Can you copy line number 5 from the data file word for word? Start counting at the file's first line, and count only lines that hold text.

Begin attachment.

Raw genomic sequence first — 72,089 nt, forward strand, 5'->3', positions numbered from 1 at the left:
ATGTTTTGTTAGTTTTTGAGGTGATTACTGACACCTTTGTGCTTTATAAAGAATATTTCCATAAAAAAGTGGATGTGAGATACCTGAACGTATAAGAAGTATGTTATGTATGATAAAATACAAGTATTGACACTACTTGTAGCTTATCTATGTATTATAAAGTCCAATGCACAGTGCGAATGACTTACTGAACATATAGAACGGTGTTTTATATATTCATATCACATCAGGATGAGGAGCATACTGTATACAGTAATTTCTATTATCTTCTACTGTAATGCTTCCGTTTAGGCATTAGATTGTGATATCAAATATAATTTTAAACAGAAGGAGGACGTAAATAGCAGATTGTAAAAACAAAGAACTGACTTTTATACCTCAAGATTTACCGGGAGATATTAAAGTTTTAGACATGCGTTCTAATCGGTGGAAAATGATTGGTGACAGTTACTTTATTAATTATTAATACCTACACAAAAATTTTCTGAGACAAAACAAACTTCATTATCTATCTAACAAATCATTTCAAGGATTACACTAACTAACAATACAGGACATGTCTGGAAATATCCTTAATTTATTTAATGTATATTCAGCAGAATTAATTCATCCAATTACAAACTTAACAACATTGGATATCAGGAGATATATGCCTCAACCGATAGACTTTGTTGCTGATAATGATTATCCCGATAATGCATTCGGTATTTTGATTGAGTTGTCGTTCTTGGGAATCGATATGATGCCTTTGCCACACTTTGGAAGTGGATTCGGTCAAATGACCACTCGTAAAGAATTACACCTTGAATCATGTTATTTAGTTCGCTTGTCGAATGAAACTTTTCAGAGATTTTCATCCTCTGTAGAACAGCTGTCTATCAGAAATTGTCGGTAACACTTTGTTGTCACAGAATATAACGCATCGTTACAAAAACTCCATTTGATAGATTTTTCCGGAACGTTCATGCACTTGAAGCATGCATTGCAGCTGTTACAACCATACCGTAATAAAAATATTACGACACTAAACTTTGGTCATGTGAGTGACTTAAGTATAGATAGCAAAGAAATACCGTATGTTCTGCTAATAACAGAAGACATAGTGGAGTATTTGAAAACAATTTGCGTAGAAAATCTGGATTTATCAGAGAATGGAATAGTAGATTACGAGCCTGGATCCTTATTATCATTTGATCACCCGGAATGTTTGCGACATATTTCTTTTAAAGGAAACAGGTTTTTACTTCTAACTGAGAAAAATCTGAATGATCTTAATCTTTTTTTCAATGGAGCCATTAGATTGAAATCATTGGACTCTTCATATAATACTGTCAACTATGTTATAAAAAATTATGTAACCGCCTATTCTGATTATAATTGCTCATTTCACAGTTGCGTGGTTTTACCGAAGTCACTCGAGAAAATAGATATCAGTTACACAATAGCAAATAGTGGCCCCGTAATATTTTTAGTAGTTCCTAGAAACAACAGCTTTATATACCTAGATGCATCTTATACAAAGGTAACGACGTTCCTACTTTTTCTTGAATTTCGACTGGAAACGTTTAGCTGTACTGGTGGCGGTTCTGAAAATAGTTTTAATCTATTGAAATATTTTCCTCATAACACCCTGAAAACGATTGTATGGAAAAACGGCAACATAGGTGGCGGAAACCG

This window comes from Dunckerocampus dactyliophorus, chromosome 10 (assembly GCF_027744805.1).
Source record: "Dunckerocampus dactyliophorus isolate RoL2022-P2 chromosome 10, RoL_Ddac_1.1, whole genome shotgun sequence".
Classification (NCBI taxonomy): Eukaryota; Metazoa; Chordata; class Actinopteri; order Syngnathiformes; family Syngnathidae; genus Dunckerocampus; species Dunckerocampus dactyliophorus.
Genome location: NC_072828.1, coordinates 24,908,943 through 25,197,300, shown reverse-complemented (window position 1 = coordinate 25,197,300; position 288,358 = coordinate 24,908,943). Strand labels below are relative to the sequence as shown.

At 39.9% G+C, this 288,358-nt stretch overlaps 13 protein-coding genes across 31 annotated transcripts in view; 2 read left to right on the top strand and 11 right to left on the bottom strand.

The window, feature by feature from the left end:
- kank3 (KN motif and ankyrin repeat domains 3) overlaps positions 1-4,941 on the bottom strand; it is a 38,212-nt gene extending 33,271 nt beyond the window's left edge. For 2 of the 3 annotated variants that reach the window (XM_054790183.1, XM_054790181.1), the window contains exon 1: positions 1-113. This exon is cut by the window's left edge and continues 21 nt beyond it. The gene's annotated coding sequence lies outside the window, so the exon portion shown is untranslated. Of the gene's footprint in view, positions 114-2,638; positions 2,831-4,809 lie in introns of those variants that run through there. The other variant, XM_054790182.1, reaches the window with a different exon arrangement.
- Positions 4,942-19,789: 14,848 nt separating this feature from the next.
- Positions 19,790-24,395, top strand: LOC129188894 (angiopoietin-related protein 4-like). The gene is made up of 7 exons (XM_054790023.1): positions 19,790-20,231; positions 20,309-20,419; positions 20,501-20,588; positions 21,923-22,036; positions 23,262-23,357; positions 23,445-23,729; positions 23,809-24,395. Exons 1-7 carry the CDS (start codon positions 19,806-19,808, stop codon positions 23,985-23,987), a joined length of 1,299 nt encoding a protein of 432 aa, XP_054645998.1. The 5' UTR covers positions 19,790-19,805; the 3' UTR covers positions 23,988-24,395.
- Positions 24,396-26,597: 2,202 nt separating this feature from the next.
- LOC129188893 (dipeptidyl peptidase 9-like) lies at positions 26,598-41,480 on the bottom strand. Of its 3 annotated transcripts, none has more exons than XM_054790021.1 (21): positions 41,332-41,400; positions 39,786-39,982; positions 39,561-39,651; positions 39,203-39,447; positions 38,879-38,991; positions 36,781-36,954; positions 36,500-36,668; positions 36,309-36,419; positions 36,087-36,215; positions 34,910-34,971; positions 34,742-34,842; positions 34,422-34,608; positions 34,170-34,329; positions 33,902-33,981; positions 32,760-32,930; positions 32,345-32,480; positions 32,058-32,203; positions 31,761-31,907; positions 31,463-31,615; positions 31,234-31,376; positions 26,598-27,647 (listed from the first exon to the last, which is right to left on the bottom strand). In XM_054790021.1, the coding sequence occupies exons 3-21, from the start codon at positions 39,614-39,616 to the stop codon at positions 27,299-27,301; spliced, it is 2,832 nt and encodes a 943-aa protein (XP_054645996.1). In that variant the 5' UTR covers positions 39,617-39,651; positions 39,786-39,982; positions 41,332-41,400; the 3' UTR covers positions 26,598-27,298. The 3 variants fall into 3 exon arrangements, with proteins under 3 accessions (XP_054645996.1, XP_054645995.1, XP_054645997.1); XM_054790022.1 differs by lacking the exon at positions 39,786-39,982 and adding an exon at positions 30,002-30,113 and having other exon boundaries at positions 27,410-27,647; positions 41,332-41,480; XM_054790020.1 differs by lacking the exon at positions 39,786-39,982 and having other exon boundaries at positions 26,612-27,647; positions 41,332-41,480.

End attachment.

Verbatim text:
Classification (NCBI taxonomy): Eukaryota; Metazoa; Chordata; class Actinopteri; order Syngnathiformes; family Syngnathidae; genus Dunckerocampus; species Dunckerocampus dactyliophorus.